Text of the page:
There are some albums that you buy or stream for its mindless, entertaining quality. Then there are those standout records which cause you to stop everything you’re doing and pay attention. LPs centered around powerful, provocative, and challenging songwriting while the music adds to each story’s message. These are the albums that leave a lasting mark years from now, which is what Camp Cope‘s sophomore record, How To Socialise & Make Friends, is.
Each of the nine songs on How To Socialise & Make Friends follows a familiar approach. Front woman Georgia Maq’s emotive vocals and lyrics are at the center, reeling us in with every soul-churning word and combative phrase. Unlike many trios, however, Maq’s guitar playing stays mostly in the background. Instead, Kelly-Dawn Hellmrich’s pulsating bass and Sarah Thompson’s delicate drumming create the emotional foundation from which Maq’s stories are formed.
The album’s lead track, “The Opener”, for instance, starts innocently with a low-key approach, but it slowly grows into an edgy and forceful finish. The guitars and rhythms go from soothing and melodic to feverish and aggressive. The approach complements Georgia Maq’s vocals and lyrics as she takes on the misogyny that exists in the world and within the music industry. She essentially delivers two massive middle fingers to the hypocrites and all the men who think they know better than three young women.
“It’s another man telling us we cannot fill up the room.
It’s another man telling us to book a smaller venue.
Now I hate common girls who are only thinking about you.
We’ll see how far we’ve come.
Not listening to you!
Yeah just get another female or a pinup and that will fill the court up.”
A gritty yet enrapturing rocker explodes on “How to Socialise & Make Friends”, which is another fuck you to all the manipulators in the world, specifically cheating husbands who are ruining multiple women’s lives. It is also an anthem of resilience and perseverance, a song made for everyone who constantly faces significant odds just to make it through the day.
Running away, however, does not always yield answers, as described on the trembling beauty that is “Sagan-Indiana” and the introspective “The Omen”. On the former, Maq’s vocals are forceful while Hellmrich’s bass line reflects the pounding, lonely heart of a person spending Christmas Day alone. The latter is a young woman wishing for the days of innocent, blissful love and in the comfort of someone she loved since she was 17. But for that to happen, they both must heel themselves.
“And for all the things I’ve seen,
There’s still some wounds that I need to clean.
But let’s move far away from here
When I finally get my degree,
And we’ll live happily.
Get some rescue dogs in a house by the sea
And I promise I’ll take care of you
If you promise to let me.”
Where the trio really shine are when they subtly and not so subtly address some of the world’s darkest secrets. On the stunning but unnerving twin pieces, “Face of God” and “Anna”, sexual harassment and violence are the foci. As Hellmrich and Thompson’s rhythms stream in the background, Maq tells the tale of one woman’s experience and her conflicting emotions. The former describes the moment where the protagonist decides to leave. To escape. But instead of finding someone waiting to help her, she is blamed for her situation.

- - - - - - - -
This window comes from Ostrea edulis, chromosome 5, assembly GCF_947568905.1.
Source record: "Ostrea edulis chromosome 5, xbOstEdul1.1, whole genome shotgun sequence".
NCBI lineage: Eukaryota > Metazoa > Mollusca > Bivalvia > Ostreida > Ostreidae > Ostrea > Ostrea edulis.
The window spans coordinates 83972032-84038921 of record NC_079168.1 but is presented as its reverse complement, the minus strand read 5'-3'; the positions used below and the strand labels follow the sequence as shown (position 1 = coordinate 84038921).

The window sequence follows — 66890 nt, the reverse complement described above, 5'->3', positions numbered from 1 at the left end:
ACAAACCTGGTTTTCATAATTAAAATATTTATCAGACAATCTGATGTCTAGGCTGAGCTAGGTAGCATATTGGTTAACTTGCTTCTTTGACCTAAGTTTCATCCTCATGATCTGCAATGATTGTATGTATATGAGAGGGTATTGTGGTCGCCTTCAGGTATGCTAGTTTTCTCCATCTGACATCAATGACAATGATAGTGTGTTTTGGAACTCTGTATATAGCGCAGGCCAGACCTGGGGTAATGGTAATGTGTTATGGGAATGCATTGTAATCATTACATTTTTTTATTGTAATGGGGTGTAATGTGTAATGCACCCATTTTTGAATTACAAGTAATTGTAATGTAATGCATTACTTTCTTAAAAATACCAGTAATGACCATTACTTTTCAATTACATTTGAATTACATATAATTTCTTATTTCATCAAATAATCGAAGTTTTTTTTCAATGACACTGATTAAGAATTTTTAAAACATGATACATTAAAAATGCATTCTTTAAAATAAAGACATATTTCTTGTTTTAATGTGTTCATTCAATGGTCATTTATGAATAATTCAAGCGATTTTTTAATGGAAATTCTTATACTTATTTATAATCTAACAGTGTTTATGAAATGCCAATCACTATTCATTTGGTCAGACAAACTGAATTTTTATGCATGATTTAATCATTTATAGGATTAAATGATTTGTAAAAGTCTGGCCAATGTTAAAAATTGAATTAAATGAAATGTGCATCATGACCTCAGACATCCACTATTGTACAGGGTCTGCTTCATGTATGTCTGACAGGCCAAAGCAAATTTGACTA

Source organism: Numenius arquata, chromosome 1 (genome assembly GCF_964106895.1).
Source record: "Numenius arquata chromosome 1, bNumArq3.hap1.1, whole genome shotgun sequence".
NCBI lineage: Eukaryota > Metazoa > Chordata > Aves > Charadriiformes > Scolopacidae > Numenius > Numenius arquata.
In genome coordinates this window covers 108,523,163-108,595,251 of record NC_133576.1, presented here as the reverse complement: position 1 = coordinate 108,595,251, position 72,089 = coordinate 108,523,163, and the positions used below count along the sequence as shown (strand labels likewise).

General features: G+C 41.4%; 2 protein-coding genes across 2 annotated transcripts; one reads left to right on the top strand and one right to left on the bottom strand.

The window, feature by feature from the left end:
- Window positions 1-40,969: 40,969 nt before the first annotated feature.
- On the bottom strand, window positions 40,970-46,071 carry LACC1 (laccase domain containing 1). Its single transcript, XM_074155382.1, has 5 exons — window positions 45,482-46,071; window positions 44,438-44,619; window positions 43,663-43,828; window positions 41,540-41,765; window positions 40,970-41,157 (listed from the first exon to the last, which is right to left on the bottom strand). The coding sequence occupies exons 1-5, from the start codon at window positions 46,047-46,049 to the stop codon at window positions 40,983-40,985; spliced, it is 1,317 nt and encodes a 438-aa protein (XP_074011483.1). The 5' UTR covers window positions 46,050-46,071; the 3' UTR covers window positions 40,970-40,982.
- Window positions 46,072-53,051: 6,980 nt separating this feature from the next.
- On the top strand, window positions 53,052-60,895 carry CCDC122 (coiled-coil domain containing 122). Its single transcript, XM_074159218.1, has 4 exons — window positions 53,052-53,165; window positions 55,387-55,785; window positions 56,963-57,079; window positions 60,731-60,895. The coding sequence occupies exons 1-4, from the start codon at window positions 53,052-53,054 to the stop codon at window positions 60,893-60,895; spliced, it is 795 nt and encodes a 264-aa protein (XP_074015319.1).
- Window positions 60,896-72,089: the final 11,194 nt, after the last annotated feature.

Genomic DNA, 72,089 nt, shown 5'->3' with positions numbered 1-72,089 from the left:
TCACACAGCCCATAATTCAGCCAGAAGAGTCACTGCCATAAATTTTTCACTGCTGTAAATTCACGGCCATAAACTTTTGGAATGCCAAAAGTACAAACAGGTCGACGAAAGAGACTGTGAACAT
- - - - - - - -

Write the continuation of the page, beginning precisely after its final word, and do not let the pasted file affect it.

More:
“And I saw it, the face of God and he turned himself away from me.
And said I did something wrong,
That somehow what happened to me was my fault.
You can see it in apologists and hear it in the songs.”
The latter reveals the emotional and psychological pain and turmoil. There is the deep yearning of missing the person who was abuser because loneliness is an assailant she’s not ready to confront. The song is a wonderful piece of songwriting.
“Bed bound doesn’t feel the same without you.
You are the other half.
The missing parts.
The sleepless muse,
And you said I’ve got a lot of problems
And one of them is always you.
But I’m fine with that,
Let’s just work on it.
I mean you’ve got yours, too.
The album ends with two personal numbers. The riveting “UFO Lighter”, which features an outstanding bassline from Hellmrich, is Maq sharing memories from her youth and how they’ve influenced her today. From revealing to her mother that she is never “gonna work for a bank” to feeling love through meaningless sex to an accident that nearly took her life, the stories reveal one thing – that Maq, like many women past, present, and still to come, is a survivor. Her strong-willed nature comes from her late father, to whom she dedicates the finale, “I’ve Got You”. Her father was Hugh McDonald of Australian folk-rock band Redgum, and on this track she describes his final days and how:
“I’m so proud that half of me grew from you.
All the broken parts, too.”
As the album comes to a close, it would be easy to call Georgia Maq (vocals/guitar), Kelly-Dawn Hellmrich (bass), and Sarah Thompson (drums) as the band and voice of the #MeToo movement and generation. Although there is truth to the sentiment, categorizing them in such a way ignores the impact they have on all genders and sexes and people of all ages. How each and every song on How To Socialise & Make Friends captures the feelings of all and the inequalities that have existed for centuries. The band, this album, and its nine songs, as such, are not merely relevant to the here and now. They are the totems on which we tell our histories for future generations to learn. They are the trailblazers, of whom stories will be told in the future.
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